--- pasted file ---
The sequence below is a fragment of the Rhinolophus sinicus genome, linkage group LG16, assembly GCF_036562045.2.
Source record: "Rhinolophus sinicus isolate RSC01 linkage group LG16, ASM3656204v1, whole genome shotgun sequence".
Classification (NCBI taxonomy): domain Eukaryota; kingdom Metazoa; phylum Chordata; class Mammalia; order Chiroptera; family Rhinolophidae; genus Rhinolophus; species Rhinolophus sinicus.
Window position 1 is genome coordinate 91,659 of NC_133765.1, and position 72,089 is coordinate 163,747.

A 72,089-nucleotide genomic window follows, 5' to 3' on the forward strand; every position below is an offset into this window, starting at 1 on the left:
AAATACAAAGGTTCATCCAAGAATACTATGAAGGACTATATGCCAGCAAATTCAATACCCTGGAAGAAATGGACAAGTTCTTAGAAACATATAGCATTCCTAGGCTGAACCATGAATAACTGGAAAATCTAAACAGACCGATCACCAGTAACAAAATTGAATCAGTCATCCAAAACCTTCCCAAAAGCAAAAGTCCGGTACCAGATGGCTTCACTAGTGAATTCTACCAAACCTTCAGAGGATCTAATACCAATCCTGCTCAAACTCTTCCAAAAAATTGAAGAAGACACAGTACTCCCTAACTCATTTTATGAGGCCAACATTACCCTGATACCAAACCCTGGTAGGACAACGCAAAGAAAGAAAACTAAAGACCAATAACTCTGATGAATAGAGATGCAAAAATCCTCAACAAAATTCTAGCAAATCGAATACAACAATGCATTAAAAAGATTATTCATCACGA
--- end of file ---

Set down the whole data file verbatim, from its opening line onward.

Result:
The sequence below is a fragment of the Rhinolophus sinicus genome, linkage group LG16, assembly GCF_036562045.2.
Source record: "Rhinolophus sinicus isolate RSC01 linkage group LG16, ASM3656204v1, whole genome shotgun sequence".
Classification (NCBI taxonomy): domain Eukaryota; kingdom Metazoa; phylum Chordata; class Mammalia; order Chiroptera; family Rhinolophidae; genus Rhinolophus; species Rhinolophus sinicus.
Window position 1 is genome coordinate 91,659 of NC_133765.1, and position 72,089 is coordinate 163,747.

A 72,089-nucleotide genomic window follows, 5' to 3' on the forward strand; every position below is an offset into this window, starting at 1 on the left:
AAATACAAAGGTTCATCCAAGAATACTATGAAGGACTATATGCCAGCAAATTCAATACCCTGGAAGAAATGGACAAGTTCTTAGAAACATATAGCATTCCTAGGCTGAACCATGAATAACTGGAAAATCTAAACAGACCGATCACCAGTAACAAAATTGAATCAGTCATCCAAAACCTTCCCAAAAGCAAAAGTCCGGTACCAGATGGCTTCACTAGTGAATTCTACCAAACCTTCAGAGGATCTAATACCAATCCTGCTCAAACTCTTCCAAAAAATTGAAGAAGACACAGTACTCCCTAACTCATTTTATGAGGCCAACATTACCCTGATACCAAACCCTGGTAGGACAACGCAAAGAAAGAAAACTAAAGACCAATAACTCTGATGAATAGAGATGCAAAAATCCTCAACAAAATTCTAGCAAATCGAATACAACAATGCATTAAAAAGATTATTCATCACGA